Current Guidelines on Stress Ulcer Prophylaxis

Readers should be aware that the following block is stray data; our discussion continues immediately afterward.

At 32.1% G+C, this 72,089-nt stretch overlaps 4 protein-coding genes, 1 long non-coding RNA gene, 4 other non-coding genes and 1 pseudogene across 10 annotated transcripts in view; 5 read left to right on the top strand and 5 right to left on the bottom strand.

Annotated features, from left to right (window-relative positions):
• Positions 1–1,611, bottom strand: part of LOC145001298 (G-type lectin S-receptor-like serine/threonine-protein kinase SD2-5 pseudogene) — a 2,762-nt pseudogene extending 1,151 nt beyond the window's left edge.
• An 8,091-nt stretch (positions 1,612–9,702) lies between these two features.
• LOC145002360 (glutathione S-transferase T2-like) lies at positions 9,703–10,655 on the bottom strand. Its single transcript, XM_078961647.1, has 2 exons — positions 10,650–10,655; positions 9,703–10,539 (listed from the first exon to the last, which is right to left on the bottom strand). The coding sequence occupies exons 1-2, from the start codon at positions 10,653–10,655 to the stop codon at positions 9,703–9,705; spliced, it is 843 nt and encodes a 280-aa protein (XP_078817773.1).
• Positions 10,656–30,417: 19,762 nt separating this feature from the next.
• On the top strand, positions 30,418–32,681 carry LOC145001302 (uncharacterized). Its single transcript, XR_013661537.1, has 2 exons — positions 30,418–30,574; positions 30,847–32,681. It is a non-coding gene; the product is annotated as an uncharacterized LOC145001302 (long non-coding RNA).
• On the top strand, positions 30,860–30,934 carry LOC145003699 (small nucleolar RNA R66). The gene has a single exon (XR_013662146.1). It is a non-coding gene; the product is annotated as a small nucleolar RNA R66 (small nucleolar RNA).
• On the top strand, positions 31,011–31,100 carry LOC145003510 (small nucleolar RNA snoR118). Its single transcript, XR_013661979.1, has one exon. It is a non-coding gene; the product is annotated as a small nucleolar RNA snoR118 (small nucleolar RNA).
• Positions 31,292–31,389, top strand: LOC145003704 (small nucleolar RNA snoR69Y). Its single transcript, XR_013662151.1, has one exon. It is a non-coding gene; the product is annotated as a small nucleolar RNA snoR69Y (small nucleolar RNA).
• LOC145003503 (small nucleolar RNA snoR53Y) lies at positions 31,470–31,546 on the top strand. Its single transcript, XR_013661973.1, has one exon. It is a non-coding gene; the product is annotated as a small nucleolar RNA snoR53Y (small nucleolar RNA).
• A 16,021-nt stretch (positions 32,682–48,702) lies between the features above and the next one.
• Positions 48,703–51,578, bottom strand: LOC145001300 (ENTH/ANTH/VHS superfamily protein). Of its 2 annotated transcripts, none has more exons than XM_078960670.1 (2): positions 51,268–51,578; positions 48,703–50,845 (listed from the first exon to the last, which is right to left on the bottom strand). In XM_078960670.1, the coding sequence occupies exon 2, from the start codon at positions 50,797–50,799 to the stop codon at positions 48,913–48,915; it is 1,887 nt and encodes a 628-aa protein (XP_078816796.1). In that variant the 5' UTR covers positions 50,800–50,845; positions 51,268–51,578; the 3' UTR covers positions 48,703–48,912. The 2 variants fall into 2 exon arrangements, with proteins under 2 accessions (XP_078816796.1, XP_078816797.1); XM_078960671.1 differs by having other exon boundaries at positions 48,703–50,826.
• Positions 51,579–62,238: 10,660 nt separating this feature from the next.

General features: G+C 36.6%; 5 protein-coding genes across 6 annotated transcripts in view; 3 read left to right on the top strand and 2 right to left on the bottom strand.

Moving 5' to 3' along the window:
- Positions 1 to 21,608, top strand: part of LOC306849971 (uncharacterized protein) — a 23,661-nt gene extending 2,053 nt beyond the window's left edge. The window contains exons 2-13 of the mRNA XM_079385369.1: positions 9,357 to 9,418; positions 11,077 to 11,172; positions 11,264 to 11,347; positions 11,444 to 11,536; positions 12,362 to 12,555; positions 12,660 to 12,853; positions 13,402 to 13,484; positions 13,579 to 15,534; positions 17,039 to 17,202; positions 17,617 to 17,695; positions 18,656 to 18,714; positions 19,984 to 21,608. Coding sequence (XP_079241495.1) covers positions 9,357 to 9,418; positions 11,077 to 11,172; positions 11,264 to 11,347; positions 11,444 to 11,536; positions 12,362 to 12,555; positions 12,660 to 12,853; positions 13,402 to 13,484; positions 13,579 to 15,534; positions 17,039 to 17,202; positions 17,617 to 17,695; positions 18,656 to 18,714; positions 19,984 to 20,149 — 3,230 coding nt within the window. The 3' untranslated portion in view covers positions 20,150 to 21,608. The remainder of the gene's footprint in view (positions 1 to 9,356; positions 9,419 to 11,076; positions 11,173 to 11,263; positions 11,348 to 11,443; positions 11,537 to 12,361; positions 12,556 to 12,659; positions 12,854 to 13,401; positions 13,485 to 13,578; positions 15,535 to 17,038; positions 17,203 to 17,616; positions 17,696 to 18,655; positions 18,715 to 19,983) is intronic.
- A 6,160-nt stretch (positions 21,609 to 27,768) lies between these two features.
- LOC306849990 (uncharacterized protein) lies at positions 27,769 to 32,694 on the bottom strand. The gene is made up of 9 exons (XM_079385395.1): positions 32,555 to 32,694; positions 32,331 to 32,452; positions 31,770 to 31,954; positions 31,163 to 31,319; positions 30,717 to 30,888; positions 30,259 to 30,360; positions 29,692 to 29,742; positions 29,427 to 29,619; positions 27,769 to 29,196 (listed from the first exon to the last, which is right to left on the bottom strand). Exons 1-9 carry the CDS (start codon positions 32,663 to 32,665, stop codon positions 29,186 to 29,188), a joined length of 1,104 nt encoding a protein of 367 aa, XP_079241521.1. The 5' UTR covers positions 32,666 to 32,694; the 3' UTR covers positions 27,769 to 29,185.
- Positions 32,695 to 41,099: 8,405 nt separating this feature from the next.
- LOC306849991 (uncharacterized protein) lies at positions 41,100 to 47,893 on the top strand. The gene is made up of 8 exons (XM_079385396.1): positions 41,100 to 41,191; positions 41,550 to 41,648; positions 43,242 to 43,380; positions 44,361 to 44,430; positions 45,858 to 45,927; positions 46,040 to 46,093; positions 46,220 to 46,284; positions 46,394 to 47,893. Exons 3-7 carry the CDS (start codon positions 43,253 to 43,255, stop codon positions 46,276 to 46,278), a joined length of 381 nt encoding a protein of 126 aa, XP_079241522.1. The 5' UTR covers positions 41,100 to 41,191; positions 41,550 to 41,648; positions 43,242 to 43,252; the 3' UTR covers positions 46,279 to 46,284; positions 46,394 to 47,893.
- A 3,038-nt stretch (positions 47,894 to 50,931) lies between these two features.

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Acute uppergastrointestinal bleeding in intensive care unit (ICU) patients may occur due to peptic ulcer disease, adverse drug effects, gastric tube lesions, acute renal failure, liver failure or stress-induced gastric mucosal lesions. Gastric acid hypersecretion can be observed in patients with head trauma or neurosurgical procedures. Gastric mucosal ischaemia due to hypotension and shock is the most important risk factor for stress ulcer bleeding. Preventive strategies aim to reduce gastric acidity (histamine H2 receptor antagonists, antacids), strengthen mucosal defensive mechanisms (sucralfate, antacids, pirenzepine) and normalise gastric mucosal microcirculation (sucralfate, pirenzepine). However, the most important prophylactic measure is an optimised resuscitation and ICU regime aiming to improve oxygenation and microcirculation. All drugs approved for stress ulcer prophylaxis in Europe (H2 antagonists, antacids, pirenzepine, sucralfate) have been shown to be effective in prospective controlled randomised trials. However, due to insufficient clinical data, prostaglandins and omeprazole cannot be recommended for this use. Stress ulcer prophylaxis is indicated only in patients at risk, and not in every ICU patient. The selection of drugs today depends not only on efficacy but also on possible adverse effects and on costs. In this regard, the most cost-effective drug is sucralfate. The clinical relevance of nosocomial pneumonia due to gastric bacterial overgrowth has decreased during the past decade due to several changes in the management of critically ill patients.
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